“A kind-of Jewish deli with cocktails.” They had me at that, to be honest. Jewish deli-style comfort food with old-fashioned (mostly gin-based) cocktails; that definitely sounds like the sort of thing that I would have no specific objection to.
Mishkin’s is a recent addition to Russel Norman’s “definitely not a chain, but actually maybe kind-of a chain” of restaurants (but in a good way). One noticeable difference from the other restaurants in the group is that Mishkin’s actually takes bookings, which is a Good Thing. Not taking reservations seems to be all the rage at the moment, but it can also be very off-putting for those of us who aren’t fans of queuing for over an hour in the rain for a burger.
So it was with high hopes (and a guaranteed reservation) that we arrived at Mishkin’s. This was actually our second visit. Previously we ate from the pre-theatre menu; in my case a chicken and matzo ball soup starter followed by a steaming hot cast iron pot of mac and cheese. Both were fantastic, and well-priced at £12.50 for two courses (although you have to order before 6pm).
This time we were eating at a sensible time and opted to have something from the specials board. We both went for the mac and cheese-topped hotdog at £12-ish, or thereabouts (it was too ridiculously decadent to turn down and neither of us wanted to suffer from food envy).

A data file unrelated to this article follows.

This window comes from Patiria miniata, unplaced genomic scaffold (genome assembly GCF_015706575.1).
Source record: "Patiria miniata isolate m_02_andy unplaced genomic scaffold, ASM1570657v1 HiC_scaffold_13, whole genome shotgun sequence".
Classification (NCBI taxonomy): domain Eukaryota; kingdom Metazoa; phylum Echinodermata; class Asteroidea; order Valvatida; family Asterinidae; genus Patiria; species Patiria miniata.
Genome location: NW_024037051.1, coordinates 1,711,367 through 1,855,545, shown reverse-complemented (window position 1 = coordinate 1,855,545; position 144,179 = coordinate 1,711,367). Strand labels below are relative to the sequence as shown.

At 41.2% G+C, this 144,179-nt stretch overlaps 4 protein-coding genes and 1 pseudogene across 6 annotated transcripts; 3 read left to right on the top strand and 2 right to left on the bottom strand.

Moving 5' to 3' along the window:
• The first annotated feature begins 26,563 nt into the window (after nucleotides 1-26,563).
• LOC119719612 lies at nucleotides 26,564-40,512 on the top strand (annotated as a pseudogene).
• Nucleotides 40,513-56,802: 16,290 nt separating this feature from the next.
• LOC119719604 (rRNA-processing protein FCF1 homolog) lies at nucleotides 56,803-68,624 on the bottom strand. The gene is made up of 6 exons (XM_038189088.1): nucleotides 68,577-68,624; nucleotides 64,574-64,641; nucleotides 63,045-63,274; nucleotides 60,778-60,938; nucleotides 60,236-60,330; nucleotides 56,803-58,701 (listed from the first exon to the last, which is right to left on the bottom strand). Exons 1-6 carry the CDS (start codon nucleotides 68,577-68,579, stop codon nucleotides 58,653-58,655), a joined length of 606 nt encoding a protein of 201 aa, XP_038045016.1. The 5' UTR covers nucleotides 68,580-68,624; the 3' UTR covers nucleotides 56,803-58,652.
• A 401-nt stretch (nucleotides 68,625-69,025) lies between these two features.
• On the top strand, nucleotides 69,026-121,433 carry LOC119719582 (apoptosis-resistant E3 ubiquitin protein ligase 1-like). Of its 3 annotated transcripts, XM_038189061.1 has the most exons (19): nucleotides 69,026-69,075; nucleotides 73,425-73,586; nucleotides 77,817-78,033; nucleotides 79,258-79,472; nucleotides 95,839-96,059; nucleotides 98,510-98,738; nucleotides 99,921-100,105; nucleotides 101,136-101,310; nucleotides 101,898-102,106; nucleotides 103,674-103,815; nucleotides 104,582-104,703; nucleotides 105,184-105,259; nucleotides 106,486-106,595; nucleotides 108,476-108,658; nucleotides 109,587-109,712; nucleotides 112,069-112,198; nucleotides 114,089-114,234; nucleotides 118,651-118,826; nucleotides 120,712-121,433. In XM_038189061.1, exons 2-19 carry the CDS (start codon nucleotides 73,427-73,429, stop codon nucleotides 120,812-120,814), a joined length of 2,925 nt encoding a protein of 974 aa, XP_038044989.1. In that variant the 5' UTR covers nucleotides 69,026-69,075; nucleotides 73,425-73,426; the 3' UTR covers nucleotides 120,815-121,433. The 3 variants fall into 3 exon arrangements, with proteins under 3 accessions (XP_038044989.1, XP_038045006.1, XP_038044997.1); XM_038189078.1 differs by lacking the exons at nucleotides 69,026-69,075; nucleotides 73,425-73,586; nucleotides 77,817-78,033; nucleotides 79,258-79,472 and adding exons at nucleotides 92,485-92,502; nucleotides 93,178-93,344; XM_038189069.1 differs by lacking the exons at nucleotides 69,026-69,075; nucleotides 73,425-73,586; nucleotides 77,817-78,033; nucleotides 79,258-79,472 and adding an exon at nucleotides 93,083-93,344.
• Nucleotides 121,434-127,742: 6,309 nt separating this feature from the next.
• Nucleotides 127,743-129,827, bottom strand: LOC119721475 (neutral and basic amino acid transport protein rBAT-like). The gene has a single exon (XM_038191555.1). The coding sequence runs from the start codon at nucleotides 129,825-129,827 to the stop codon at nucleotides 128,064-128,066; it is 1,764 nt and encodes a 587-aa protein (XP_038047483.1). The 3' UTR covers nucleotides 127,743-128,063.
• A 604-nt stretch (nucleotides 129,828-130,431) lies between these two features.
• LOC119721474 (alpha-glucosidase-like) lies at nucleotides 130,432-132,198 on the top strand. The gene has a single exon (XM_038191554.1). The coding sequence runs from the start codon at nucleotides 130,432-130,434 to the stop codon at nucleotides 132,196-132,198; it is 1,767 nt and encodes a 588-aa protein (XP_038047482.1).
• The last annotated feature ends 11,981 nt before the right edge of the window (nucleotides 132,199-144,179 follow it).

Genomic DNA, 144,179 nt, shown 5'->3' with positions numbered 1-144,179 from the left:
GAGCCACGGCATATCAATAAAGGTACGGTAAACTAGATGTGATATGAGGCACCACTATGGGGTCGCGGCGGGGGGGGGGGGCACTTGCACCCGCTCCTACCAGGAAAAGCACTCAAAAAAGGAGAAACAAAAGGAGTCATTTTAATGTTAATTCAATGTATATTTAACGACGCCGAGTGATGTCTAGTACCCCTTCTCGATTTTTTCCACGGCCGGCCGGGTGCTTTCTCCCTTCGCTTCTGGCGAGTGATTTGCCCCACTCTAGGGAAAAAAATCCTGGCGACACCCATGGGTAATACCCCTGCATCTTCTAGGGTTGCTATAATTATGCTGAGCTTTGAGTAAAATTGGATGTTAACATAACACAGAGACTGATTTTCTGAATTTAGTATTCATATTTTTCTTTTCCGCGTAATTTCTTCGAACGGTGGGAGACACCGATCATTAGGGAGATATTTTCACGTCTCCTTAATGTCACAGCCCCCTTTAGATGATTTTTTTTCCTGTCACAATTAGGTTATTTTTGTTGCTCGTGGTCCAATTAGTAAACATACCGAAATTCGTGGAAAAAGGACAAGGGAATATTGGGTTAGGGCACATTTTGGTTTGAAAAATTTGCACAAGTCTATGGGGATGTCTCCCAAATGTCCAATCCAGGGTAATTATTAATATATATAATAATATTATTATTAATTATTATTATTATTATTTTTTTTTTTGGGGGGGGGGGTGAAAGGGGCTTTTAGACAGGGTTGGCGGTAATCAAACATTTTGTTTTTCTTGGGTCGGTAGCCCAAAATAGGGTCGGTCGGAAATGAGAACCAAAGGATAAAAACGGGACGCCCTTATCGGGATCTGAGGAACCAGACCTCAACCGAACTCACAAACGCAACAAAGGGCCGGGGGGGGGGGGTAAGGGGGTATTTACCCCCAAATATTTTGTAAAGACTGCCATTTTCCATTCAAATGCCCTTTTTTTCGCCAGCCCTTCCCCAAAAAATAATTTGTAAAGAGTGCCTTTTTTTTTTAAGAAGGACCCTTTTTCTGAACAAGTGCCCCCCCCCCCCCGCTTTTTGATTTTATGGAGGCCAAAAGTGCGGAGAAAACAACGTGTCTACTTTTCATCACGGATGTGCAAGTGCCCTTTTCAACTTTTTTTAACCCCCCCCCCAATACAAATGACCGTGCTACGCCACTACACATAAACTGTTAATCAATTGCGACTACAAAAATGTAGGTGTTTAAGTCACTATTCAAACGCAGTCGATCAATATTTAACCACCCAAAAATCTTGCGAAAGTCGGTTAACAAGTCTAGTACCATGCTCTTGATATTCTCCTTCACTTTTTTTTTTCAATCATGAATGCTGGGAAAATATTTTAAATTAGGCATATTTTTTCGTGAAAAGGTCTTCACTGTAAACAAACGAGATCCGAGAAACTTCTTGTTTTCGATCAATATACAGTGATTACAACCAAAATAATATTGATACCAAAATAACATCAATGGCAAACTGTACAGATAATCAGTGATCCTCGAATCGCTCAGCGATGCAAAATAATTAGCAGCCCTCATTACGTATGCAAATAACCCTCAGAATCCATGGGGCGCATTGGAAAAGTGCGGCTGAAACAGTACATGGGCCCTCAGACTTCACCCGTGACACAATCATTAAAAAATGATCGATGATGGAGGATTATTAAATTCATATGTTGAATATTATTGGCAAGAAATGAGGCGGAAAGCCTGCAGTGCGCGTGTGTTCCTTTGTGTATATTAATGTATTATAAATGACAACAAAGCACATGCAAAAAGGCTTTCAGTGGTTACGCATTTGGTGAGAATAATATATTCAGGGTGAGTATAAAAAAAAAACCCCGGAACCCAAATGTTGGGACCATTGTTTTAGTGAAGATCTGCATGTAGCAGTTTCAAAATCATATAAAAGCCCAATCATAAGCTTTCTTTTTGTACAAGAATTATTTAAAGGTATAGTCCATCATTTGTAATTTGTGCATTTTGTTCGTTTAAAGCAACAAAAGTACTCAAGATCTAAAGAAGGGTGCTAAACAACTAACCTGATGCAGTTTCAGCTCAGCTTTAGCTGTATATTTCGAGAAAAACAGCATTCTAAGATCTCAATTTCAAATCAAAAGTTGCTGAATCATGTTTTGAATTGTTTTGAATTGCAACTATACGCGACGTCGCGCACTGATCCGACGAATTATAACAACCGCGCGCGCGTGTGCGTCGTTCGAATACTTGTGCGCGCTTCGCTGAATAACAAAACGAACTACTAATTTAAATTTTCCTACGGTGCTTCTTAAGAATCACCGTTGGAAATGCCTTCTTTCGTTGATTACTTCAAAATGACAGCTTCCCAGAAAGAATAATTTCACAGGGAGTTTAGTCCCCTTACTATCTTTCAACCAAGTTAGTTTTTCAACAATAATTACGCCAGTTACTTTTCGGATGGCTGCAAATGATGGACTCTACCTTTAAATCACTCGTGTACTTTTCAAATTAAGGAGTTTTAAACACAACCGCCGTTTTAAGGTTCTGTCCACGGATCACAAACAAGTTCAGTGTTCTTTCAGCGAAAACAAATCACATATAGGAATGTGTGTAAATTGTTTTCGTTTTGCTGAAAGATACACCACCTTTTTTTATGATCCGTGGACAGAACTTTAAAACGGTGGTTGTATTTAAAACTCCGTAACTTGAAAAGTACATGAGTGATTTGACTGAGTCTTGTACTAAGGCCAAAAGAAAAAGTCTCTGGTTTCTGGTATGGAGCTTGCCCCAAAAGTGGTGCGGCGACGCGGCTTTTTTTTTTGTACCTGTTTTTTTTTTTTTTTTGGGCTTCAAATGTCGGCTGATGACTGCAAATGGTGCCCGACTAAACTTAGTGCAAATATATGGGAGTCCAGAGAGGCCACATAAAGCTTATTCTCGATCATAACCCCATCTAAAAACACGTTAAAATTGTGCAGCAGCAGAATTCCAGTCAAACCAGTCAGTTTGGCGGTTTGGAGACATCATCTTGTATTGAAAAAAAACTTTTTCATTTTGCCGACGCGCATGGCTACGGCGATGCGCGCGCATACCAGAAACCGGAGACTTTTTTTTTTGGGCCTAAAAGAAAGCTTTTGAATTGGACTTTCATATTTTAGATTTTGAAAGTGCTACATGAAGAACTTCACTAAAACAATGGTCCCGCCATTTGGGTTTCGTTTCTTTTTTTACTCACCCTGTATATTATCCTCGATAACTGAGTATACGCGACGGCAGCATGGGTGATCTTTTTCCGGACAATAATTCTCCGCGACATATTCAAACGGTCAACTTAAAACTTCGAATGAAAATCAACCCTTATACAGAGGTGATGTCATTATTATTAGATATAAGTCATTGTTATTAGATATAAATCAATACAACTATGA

We were not disappointed. The ‘dog was top quality; the bread was toasted the perfect amount; the crispy onions and sliced chillies made for perfect toppings; and after all of that, they slathered it in gloopy mac and cheese. Oh, and onion rings on the side. Man, that’s a lot of carbs… I’m nothing if not inconsistent. We didn’t have a starter, and that one dish was enough to leave us in physical pain from over-eating (the best kind of physical pain in my opinion).
I haven’t even mentioned the cocktails yet. Basically, they’re fantastic. I asked for a dirty and dry Sipsmith martini (my usual tipple) and they brought me just that – made to my exacting standards when it comes to martinis, and stained purple from the Kalamata olive brine that they opted to use. After one of those I chose to go for a Campari-based cocktail, which I did not like at all. This was entirely my fault though, as I had never had Campari before so didn’t know that it was very much not to my liking (seriously, Campari, ewww). They went above and beyond when I asked for some simple syrup to mask the Campari bitterness and replaced the cocktail with a maple old fashioned, which I enjoyed very much. They scored some serious brownie points from me here – not every restaurant/bar would do this, and nor should they be expected to.
The total bill (for two people eating either a main from from the specials board, or two courses from the the pre-theatre menu, with two cocktails each, plus service) is about £75. For the quality of the food and the cocktails I think that’s a great price. Replace the cocktails with tap water and you’re looking at less than £40. Except don’t, because that would be a mistake when they’re so well-made.
It’s in a great location – just around the corner from Covent Garden piazza – and is now our default pre-theatre venue. I’m already looking forward to visit number three.